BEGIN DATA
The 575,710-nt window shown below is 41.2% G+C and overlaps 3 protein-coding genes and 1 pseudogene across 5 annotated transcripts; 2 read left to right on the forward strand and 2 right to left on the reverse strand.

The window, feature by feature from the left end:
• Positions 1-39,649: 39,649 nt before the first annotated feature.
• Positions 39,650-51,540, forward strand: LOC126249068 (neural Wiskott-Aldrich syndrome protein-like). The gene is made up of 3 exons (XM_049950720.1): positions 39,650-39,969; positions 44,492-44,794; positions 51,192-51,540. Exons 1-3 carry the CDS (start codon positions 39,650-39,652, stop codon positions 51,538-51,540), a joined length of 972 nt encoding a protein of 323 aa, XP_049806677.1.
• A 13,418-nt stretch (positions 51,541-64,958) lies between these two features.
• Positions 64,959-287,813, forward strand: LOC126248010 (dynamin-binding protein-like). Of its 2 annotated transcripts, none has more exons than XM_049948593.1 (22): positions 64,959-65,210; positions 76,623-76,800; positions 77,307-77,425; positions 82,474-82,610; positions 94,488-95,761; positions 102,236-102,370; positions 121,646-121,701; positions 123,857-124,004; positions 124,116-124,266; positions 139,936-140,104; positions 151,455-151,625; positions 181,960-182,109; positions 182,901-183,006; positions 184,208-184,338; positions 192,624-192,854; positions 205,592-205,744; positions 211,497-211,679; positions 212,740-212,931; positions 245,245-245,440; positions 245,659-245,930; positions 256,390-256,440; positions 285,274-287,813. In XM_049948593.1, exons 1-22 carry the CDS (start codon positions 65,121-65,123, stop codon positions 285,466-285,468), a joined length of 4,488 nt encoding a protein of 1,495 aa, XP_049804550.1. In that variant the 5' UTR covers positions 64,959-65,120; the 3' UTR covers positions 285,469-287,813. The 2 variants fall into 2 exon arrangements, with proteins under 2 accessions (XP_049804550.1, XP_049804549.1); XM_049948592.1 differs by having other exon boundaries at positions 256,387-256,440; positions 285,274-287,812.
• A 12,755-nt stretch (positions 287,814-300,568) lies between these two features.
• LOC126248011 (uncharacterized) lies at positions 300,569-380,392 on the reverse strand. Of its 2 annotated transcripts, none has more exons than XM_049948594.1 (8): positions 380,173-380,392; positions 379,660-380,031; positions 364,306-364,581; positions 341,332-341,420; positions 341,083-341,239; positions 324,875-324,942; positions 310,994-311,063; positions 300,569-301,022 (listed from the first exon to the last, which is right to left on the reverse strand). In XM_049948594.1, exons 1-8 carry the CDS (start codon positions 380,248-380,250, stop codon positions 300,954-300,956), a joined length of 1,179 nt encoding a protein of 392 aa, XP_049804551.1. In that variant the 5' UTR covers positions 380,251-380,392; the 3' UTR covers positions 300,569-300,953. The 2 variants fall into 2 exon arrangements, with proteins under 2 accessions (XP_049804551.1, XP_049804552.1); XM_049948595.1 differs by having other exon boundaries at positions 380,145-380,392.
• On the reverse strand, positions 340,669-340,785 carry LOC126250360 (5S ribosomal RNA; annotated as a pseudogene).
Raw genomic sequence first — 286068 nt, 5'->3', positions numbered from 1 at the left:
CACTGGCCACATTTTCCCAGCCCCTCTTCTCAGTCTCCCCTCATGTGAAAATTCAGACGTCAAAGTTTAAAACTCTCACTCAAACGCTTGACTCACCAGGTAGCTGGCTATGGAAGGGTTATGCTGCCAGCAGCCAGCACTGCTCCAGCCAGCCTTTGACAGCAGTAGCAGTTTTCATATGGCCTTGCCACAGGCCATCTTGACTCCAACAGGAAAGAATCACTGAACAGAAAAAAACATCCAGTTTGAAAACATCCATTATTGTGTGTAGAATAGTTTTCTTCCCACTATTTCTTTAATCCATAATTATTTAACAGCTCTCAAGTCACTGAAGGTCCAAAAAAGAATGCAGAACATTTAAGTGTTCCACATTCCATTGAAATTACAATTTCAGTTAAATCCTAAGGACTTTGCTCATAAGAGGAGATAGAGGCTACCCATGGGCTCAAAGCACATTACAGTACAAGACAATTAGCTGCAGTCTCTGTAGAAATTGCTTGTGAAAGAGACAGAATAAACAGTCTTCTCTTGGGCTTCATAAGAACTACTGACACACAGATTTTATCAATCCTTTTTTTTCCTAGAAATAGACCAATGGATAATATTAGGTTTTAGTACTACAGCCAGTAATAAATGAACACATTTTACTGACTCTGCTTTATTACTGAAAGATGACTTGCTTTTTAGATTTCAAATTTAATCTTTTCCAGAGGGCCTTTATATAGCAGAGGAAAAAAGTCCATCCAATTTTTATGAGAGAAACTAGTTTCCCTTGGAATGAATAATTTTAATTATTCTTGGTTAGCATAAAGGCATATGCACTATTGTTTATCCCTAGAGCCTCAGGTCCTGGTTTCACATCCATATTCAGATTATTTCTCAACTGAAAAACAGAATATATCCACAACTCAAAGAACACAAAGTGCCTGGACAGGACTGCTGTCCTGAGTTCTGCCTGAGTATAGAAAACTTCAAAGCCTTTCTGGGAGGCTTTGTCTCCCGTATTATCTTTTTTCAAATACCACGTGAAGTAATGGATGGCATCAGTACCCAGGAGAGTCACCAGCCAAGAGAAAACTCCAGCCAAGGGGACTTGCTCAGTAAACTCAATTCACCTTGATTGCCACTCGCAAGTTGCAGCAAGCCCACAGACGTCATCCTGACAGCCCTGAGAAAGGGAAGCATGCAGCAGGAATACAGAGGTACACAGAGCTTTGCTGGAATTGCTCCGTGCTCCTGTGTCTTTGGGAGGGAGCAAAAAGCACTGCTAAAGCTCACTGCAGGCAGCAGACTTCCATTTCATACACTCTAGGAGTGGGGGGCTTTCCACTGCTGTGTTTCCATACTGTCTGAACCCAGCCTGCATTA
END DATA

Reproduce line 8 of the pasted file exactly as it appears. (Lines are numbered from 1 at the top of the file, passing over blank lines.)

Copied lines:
• LOC126248011 (uncharacterized) lies at positions 300,569-380,392 on the reverse strand. Of its 2 annotated transcripts, none has more exons than XM_049948594.1 (8): positions 380,173-380,392; positions 379,660-380,031; positions 364,306-364,581; positions 341,332-341,420; positions 341,083-341,239; positions 324,875-324,942; positions 310,994-311,063; positions 300,569-301,022 (listed from the first exon to the last, which is right to left on the reverse strand). In XM_049948594.1, exons 1-8 carry the CDS (start codon positions 380,248-380,250, stop codon positions 300,954-300,956), a joined length of 1,179 nt encoding a protein of 392 aa, XP_049804551.1. In that variant the 5' UTR covers positions 380,251-380,392; the 3' UTR covers positions 300,569-300,953. The 2 variants fall into 2 exon arrangements, with proteins under 2 accessions (XP_049804551.1, XP_049804552.1); XM_049948595.1 differs by having other exon boundaries at positions 380,145-380,392.